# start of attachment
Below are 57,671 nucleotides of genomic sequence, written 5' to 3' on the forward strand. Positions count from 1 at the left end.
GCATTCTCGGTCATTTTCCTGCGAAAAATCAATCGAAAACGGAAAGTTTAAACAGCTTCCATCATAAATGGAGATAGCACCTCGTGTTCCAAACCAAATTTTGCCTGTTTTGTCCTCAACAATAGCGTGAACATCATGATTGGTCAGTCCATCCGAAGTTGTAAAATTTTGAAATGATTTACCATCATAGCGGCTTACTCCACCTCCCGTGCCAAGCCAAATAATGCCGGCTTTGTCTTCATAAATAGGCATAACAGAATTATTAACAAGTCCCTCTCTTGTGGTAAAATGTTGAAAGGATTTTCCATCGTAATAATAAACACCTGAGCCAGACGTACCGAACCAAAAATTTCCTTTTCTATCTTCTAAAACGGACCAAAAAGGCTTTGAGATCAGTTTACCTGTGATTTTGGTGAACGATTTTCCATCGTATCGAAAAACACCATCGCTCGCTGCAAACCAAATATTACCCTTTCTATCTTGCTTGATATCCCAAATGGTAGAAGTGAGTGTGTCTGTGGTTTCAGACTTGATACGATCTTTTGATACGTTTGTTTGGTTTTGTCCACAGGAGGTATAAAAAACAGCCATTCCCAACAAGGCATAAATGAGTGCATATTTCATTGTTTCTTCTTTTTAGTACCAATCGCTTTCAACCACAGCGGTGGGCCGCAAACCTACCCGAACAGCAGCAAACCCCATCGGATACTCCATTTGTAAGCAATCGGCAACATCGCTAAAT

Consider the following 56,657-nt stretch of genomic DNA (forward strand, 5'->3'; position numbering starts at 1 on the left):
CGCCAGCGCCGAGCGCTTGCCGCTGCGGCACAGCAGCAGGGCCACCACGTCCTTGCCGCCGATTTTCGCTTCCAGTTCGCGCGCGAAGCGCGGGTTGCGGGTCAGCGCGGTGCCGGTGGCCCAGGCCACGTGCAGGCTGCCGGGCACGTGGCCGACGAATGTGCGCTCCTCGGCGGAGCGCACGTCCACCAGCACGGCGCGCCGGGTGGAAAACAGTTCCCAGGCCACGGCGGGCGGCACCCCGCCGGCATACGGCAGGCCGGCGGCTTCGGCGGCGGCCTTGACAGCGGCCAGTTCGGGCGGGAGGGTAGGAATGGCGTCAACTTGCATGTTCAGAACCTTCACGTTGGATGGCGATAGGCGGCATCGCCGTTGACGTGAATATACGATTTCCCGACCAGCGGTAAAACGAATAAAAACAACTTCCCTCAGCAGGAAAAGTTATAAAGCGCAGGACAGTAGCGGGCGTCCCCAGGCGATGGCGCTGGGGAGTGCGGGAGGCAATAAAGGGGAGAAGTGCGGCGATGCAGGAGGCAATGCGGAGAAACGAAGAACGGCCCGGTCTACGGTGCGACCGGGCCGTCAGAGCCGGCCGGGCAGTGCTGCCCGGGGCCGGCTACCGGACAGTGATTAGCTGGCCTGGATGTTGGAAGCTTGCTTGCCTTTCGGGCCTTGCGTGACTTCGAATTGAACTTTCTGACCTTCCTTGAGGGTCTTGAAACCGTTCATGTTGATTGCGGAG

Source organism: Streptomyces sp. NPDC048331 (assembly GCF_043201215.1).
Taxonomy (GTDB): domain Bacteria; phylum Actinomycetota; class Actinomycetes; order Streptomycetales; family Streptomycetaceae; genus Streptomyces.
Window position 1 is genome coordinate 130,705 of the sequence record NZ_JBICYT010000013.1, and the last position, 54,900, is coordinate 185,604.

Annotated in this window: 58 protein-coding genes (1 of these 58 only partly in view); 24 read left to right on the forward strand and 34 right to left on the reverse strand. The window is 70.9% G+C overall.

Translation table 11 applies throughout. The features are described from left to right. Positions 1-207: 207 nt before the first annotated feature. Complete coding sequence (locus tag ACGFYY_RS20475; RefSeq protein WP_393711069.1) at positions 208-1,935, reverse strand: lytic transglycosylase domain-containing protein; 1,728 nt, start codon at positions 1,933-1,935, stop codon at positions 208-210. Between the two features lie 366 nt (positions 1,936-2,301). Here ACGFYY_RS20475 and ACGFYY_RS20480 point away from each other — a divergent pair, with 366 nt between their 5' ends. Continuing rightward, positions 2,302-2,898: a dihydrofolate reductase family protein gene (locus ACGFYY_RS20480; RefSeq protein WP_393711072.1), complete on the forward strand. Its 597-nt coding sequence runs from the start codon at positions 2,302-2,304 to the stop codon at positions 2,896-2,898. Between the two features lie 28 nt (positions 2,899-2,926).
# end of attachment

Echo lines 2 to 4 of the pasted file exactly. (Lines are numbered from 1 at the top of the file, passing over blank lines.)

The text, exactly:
GCATTCTCGGTCATTTTCCTGCGAAAAATCAATCGAAAACGGAAAGTTTAAACAGCTTCCATCATAAATGGAGATAGCACCTCGTGTTCCAAACCAAATTTTGCCTGTTTTGTCCTCAACAATAGCGTGAACATCATGATTGGTCAGTCCATCCGAAGTTGTAAAATTTTGAAATGATTTACCATCATAGCGGCTTACTCCACCTCCCGTGCCAAGCCAAATAATGCCGGCTTTGTCTTCATAAATAGGCATAACAGAATTATTAACAAGTCCCTCTCTTGTGGTAAAATGTTGAAAGGATTTTCCATCGTAATAATAAACACCTGAGCCAGACGTACCGAACCAAAAATTTCCTTTTCTATCTTCTAAAACGGACCAAAAAGGCTTTGAGATCAGTTTACCTGTGATTTTGGTGAACGATTTTCCATCGTATCGAAAAACACCATCGCTCGCTGCAAACCAAATATTACCCTTTCTATCTTGCTTGATATCCCAAATGGTAGAAGTGAGTGTGTCTGTGGTTTCAGACTTGATACGATCTTTTGATACGTTTGTTTGGTTTTGTCCACAGGAGGTATAAAAAACAGCCATTCCCAACAAGGCATAAATGAGTGCATATTTCATTGTTTCTTCTTTTTAGTACCAATCGCTTTCAACCACAGCGGTGGGCCGCAAACCTACCCGAACAGCAGCAAACCCCATCGGATACTCCATTTGTAAGCAATCGGCAACATCGCTAAAT

Consider the following 56,657-nt stretch of genomic DNA (forward strand, 5'->3'; position numbering starts at 1 on the left):
CGCCAGCGCCGAGCGCTTGCCGCTGCGGCACAGCAGCAGGGCCACCACGTCCTTGCCGCCGATTTTCGCTTCCAGTTCGCGCGCGAAGCGCGGGTTGCGGGTCAGCGCGGTGCCGGTGGCCCAGGCCACGTGCAGGCTGCCGGGCACGTGGCCGACGAATGTGCGCTCCTCGGCGGAGCGCACGTCCACCAGCACGGCGCGCCGGGTGGAAAACAGTTCCCAGGCCACGGCGGGCGGCACCCCGCCGGCATACGGCAGGCCGGCGGCTTCGGCGGCGGCCTTGACAGCGGCCAGTTCGGGCGGGAGGGTAGGAATGGCGTCAACTTGCATGTTCAGAACCTTCACGTTGGATGGCGATAGGCGGCATCGCCGTTGACGTGAATATACGATTTCCCGACCAGCGGTAAAACGAATAAAAACAACTTCCCTCAGCAGGAAAAGTTATAAAGCGCAGGACAGTAGCGGGCGTCCCCAGGCGATGGCGCTGGGGAGTGCGGGAGGCAATAAAGGGGAGAAGTGCGGCGATGCAGGAGGCAATGCGGAGAAACGAAGAACGGCCCGGTCTACGGTGCGACCGGGCCGTCAGAGCCGGCCGGGCAGTGCTGCCCGGGGCCGGCTACCGGACAGTGATTAGCTGGCCTGGATGTTGGAAGCTTGCTTGCCTTTCGGGCCTTGCGTGACTTCGAATTGAACTTTCTGACCTTCCTTGAGGGTCTTGAAACCGTTCATGTTGATTGCGGAG